The 23rd edition of Docaviv, the Tel Aviv International Documentary Film Festival, which will take on an up-to-date hybrid format running July 1-10, has confirmed its Israeli lineup. The festival will stage both in-person and online screenings, all in compliance with social distancing guidelines.
Docaviv is the largest film festival in Tel Aviv and the only festival in Israel dedicated exclusively to documentaries. More than130 films are screened each year, with the festival also featuring a special tribute section as well as strands dedicated to art, music, social issues, virtual reality and new technologies. Events will take place indoors at Tel-Aviv–Yafo’s cinemas and outdoors throughout the city and on the festival’s website.
The festival has announced the Israeli titles competing. The winner of the Frank Lowy Best Israeli Documentary award will receive a $21.474 (NIS 70,000) prize, plus a $30,675 (NIS 100,000) grant from Docaviv to be used towards promoting the winning film in its Academy Awards campaign. This is the biggest cash prize offered in Israel for documentary filmmaking.
Other honours include the Mayor’s Award for Best Debut Film, Honourable Mention, the Yossi Kaufman Best Director Award, and the Editing, Cinematography, and Research awards. The festival’s international titles will be announced in June.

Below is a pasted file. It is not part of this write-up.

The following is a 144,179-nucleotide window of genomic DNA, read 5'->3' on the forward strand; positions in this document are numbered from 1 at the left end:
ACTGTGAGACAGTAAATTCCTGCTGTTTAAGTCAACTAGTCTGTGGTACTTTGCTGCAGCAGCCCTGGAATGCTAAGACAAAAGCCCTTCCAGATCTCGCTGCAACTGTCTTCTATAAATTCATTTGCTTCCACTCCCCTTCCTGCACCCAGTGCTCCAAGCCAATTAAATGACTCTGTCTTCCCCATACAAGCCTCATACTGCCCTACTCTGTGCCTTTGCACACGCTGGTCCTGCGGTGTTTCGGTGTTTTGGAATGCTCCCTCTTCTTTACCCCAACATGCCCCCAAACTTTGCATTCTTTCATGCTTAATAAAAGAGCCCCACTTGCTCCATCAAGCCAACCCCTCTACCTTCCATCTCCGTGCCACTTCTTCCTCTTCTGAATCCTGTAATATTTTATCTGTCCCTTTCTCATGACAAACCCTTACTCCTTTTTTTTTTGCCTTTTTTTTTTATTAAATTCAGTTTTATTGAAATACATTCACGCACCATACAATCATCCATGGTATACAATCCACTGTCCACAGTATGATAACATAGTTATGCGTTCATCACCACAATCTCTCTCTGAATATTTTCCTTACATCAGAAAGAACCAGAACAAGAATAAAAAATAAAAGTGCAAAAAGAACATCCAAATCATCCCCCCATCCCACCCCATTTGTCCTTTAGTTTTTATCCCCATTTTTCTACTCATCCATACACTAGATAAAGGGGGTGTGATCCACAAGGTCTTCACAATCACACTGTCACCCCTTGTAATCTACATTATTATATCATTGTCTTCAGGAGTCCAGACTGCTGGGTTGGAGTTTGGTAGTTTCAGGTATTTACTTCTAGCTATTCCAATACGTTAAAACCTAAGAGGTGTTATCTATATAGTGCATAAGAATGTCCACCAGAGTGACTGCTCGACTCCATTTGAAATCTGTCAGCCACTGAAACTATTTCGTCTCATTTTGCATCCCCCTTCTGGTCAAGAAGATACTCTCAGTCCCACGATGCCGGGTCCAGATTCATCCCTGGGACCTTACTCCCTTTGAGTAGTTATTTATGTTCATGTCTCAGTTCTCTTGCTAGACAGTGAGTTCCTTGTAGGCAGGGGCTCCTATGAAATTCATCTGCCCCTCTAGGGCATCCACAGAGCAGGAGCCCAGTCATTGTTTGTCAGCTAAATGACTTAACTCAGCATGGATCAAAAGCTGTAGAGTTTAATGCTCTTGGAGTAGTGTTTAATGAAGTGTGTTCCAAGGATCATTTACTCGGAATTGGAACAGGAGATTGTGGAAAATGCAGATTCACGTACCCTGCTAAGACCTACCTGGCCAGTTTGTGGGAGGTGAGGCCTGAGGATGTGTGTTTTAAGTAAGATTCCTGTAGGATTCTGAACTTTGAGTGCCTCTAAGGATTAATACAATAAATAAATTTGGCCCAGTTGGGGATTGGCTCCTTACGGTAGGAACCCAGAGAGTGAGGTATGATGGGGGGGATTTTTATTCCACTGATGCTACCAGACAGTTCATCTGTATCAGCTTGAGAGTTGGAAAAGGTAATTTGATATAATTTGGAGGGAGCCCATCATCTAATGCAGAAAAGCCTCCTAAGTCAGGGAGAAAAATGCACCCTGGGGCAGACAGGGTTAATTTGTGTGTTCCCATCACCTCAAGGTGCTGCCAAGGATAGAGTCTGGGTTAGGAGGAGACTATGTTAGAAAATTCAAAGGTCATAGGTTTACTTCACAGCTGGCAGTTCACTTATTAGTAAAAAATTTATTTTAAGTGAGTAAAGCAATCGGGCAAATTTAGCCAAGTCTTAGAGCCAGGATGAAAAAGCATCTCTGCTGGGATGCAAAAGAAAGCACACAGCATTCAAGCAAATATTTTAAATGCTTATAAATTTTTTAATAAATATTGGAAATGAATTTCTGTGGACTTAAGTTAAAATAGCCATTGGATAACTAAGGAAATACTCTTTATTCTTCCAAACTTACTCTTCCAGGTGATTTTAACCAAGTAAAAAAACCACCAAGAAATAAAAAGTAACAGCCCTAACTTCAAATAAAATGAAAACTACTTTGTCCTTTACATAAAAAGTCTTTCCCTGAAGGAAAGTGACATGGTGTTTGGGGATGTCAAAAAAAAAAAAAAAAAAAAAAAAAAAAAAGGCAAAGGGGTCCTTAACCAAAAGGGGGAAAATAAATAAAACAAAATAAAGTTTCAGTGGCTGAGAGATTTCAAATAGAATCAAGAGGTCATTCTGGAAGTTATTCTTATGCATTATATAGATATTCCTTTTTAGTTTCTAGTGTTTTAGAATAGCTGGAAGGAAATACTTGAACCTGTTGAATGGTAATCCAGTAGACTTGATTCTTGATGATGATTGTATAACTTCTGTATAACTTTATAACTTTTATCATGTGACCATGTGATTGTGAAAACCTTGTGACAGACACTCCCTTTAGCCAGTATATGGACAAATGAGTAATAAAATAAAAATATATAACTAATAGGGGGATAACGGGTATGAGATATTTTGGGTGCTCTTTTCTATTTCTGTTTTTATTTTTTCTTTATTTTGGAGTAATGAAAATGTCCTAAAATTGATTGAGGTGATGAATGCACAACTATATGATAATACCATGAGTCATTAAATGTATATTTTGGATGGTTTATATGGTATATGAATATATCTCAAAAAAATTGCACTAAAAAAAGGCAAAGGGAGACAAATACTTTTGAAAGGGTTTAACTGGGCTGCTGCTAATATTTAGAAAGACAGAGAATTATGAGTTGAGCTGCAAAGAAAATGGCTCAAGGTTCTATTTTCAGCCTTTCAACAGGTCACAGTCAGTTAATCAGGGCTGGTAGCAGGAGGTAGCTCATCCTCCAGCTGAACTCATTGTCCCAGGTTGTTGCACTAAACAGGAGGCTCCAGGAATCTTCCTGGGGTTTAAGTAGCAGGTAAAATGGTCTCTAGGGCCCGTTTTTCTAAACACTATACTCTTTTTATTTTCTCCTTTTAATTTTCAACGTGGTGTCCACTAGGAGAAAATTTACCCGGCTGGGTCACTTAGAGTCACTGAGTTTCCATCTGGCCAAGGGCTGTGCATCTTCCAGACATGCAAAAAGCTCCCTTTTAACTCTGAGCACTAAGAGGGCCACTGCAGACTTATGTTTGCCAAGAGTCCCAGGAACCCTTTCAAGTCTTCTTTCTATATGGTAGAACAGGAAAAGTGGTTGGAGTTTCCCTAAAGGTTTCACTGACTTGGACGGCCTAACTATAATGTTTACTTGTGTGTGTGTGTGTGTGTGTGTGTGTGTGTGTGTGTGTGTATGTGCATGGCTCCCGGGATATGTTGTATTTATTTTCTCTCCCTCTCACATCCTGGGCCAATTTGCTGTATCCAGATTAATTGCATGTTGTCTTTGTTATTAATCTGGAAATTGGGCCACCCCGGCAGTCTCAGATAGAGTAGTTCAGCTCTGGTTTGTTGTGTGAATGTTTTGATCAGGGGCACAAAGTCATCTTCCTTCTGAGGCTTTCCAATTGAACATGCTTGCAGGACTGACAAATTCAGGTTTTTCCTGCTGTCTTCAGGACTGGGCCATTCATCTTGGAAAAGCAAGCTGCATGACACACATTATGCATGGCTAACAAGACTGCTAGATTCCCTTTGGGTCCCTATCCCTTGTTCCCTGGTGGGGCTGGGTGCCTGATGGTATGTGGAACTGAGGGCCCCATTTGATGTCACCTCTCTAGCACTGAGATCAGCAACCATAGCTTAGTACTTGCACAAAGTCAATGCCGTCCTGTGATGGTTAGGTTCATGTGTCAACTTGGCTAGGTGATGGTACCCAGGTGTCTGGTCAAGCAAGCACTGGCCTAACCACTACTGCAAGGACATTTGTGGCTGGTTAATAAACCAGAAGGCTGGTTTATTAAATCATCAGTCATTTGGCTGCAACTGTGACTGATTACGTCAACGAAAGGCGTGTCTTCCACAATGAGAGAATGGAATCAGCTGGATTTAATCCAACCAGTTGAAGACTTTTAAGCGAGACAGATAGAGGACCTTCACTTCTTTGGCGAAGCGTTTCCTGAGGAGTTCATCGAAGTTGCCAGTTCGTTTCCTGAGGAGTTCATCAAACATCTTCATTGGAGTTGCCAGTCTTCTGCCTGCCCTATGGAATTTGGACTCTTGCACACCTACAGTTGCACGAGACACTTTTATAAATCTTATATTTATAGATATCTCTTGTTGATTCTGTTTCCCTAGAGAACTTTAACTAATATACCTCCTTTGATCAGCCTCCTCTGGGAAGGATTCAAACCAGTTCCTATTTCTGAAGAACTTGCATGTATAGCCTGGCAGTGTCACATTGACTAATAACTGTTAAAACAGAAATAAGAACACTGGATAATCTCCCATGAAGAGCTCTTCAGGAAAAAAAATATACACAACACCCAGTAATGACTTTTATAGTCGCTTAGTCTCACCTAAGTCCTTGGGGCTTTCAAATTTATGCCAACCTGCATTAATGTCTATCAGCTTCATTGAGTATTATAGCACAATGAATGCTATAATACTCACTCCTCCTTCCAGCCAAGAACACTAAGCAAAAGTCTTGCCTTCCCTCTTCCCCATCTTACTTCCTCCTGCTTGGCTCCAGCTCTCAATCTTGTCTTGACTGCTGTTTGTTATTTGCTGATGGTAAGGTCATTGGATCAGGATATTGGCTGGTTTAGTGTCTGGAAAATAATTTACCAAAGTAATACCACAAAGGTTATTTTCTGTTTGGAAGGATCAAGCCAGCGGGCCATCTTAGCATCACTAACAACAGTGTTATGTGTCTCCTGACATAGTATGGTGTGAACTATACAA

Artistic Director of Docaviv Karin Rywkind Segal was quoted as saying: “It is a great pleasure to know that the23rd edition of Docaviv will take place on the big screen allowing the magical encounter between the audiences, the films and their creators. What used to be the most natural experience to us film lovers has become something to look forward to.”
Thirteen documentaries - of which nine are world premieres - screen in this year’s Israeli competition. World premieres include Queen Shoshana from actor/writer/director Kobi Farag and Morris Ben-Mayor, the story of the first Israeli diva, Shoshana Damari; Nelson’s Last War, directed by Avi Maor Marzuk; Riding With a Spy, which sees filmmaker Shlomi Eldar accompanying Israeli whistleblower Anat Kamm on a road trip through the United States; All The Trees Are Blowing In The Wind by Tomer Heymann, about a boy with Asperger’s Syndrome who heads off on a journey for his biological parents in Guatemala, and Shir Newman’s How to Say Silence, about how an old photograph launches a cross-generational journey and painful sharing of her grandmothers’ stories.
The festival’s Beyond the Screen Award is now named after and presented in memory of Docaviv’s founder Ilana Tzur, who served as the festival’s director during its first decade and passed away last year. The nominees for this award are Israeli and international films whose subjects work to change our political, social and ecological reality.